Reaching for the Peak


Sitting in his bedroom in Barcelona, Spain, Guido Trinidad had a revelation that would alter the rest of his life.

“I’m going to run a business that’s going to train athletes to be better athletes, to reach their maximum potential,” he recalled thinking back in April of 2005.

Trinidad played football overseas from 2004 until 2006, and while there, he spent significant time pondering his future. He loved coaching sports, but coaching at the college level wasn’t an option as it was a lifestyle he didn’t want to live. But that didn’t change the fact coaching was his passion.

“I really feel like we all have a very specific purpose in life, and what you devote yourself to on a daily basis is a big part of that,” said Trinidad. “I just want to do something that is in line with who God created me to be and something that I’m really good at and passionate about. So, I wanted to do business and I wanted to coach people and I didn’t know how.”

With only $3,000 in his bank account, Trinidad started a personal training business called Peak 360 Athletic Performance. Fast-forwarding one year, Trinidad found CrossFit at I AM CrossFit in Miami, Florida. “The philosophy that I was trying to create for myself, that I was searching, that I was building, was made complete when I found CrossFit,” he said.

Within three months of finding the sport, Trinidad entered his first Regional competition in 2009. He got a glimpse that he could be good at CrossFit when the last event was a Chipper with overhead squats – a movement he loves. Hooked, Trinidad stuck with the sport, Later that year, he opened Peak 360 CrossFit, a 6,500-square-foot facility in Miami, Florida.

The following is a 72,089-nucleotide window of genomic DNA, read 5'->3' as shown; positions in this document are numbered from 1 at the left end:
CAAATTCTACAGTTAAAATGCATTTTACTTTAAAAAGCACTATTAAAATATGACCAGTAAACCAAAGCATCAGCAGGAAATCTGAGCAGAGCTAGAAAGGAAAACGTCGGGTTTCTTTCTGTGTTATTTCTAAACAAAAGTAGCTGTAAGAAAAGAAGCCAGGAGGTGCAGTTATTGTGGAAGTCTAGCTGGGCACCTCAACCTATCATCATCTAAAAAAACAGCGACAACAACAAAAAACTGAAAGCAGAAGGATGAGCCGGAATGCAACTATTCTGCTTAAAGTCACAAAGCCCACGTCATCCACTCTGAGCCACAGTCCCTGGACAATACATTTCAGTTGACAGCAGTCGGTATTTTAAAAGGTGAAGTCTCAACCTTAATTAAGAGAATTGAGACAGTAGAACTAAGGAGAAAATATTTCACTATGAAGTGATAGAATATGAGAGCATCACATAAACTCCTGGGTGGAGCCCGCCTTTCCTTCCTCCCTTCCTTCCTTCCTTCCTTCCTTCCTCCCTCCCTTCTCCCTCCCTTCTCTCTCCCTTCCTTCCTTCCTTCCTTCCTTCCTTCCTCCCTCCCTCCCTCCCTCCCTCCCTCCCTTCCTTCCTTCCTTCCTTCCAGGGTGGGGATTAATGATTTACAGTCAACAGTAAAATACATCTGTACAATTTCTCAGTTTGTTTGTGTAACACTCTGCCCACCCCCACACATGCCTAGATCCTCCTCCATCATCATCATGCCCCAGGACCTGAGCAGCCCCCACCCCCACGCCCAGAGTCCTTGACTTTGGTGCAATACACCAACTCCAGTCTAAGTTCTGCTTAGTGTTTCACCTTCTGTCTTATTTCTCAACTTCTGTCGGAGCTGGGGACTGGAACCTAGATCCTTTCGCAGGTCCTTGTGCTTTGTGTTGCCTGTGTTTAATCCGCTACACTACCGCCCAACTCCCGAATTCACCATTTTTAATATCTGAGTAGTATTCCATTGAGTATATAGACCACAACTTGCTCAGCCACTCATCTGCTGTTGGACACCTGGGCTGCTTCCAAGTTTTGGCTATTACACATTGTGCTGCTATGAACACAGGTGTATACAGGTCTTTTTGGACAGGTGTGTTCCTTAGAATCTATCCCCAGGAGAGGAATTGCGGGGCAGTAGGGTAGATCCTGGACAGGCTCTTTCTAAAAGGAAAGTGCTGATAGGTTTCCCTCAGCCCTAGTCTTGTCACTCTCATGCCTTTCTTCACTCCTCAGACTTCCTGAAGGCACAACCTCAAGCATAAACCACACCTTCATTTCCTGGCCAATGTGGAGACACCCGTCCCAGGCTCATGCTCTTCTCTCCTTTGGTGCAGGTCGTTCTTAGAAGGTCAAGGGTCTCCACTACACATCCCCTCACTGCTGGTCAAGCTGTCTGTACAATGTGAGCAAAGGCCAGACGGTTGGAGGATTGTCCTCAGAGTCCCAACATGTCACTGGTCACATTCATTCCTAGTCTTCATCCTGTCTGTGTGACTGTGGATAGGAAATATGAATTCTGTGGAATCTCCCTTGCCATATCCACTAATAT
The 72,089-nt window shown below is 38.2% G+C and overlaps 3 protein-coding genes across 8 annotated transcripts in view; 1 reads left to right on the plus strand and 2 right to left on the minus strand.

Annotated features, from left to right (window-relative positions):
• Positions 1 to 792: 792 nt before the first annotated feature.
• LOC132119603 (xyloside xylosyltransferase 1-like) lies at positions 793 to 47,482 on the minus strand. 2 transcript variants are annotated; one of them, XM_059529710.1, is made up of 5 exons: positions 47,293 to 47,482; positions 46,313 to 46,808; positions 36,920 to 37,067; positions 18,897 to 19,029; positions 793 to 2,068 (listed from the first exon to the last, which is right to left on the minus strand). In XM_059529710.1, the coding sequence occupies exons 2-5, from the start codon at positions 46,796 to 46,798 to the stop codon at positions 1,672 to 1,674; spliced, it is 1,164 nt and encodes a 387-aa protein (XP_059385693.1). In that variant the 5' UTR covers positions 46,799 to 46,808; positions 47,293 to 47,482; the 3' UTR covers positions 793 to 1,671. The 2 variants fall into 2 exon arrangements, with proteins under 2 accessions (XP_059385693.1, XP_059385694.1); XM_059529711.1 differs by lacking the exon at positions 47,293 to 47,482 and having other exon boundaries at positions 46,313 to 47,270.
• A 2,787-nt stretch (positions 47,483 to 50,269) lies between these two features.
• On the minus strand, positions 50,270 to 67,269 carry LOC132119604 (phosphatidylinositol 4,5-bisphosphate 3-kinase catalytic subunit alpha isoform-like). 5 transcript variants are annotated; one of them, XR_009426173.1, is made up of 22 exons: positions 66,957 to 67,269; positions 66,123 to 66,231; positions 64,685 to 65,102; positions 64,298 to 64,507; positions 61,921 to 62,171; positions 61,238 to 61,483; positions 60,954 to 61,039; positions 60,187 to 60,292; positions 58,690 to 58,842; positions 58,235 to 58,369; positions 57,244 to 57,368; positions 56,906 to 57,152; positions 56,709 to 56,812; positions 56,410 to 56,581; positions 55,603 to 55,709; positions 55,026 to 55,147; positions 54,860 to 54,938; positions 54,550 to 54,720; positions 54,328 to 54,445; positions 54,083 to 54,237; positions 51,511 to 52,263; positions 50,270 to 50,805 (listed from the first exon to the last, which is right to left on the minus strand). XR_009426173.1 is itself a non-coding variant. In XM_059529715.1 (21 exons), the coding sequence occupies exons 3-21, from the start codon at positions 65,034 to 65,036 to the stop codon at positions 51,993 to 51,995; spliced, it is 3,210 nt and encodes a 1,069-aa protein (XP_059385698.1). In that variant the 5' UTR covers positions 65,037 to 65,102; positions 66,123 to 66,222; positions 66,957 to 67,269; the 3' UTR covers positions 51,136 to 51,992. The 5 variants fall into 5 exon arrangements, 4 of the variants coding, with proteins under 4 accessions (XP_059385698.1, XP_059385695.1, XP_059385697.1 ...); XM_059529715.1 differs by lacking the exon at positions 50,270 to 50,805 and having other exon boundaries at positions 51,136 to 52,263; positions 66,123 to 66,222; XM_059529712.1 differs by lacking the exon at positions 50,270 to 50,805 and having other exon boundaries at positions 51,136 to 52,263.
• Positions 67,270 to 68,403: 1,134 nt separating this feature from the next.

Cover1Today, Peak 360 has a reputation as a competitor’s gym with Games athletes like Noah Ohlsen, Travis Page and Trinidad himself at the Box. And this doesn’t include its many CrossFitters who have made multiple appearances at Regionals. While Trinidad said breeding competitors wasn’t done purposefully, his intention in coaching and leading by example has been far from coincidental. He wanted to coach people after all.

Take one of Peak 360’s Coaches, Dylan Malitsky. After befriending Ohlsen while at college, Ohlsen introduced Malitsky to CrossFit. Although Malitsky loved the sport, the price of CrossFit was too expensive. “When I approached Guido about it and let him know how passionate I was, he was very giving and willing to help me out, and he gave me a job within the Box,” explained Malitsky.

Currently, he coaches at Peak 360, which is interesting considering he used to be a nervous public speaker. But Trinidad trusted Malitsky to get up in front of his members and coach them. Then the Affiliate took it a step further.

In 2012, Trinidad and Steve Suarez co-founded the fitness festival Wodapalooza. As a co-founder, Trinidad asked Malitsky to emcee one of the stages for the second year of the event in 2013. “Apparently, I did a good job. I got a lot of compliments. And before you know it, I’m being asked to volunteer and emcee at Regionals. And from there, I’m asked to emcee the CrossFit Games,” said Malitsky. “If it wasn’t for Peak 360, if it wasn’t for Wodapalooza, I would never have known that this fear could end up becoming a passion.”

The intention and opportunities given to Malitsky are just a small part of where Trinidad and Peak 360’s intentions are placed. But the influence doesn’t just happen inside Peak’s walls. Trinidad stepped out of his Box and co-founded Wodapalooza with the intention to celebrate fitness with the community.

As a competitive athlete, Trinidad had been to multiple competitions. As such, he thought he could run one and run it well. After a jaunt out to Bayfront Park in Miami, Trinidad and Suarez began to plan, eventually launching Wodapalooza. And each year the festival has grown, while staying true to its brand. “We want to evolve, but we don’t want to evolve so much that we become a different competition every year,” said Trinidad. “Our aim is just to create lifelong memories for people that they can take with them forever.”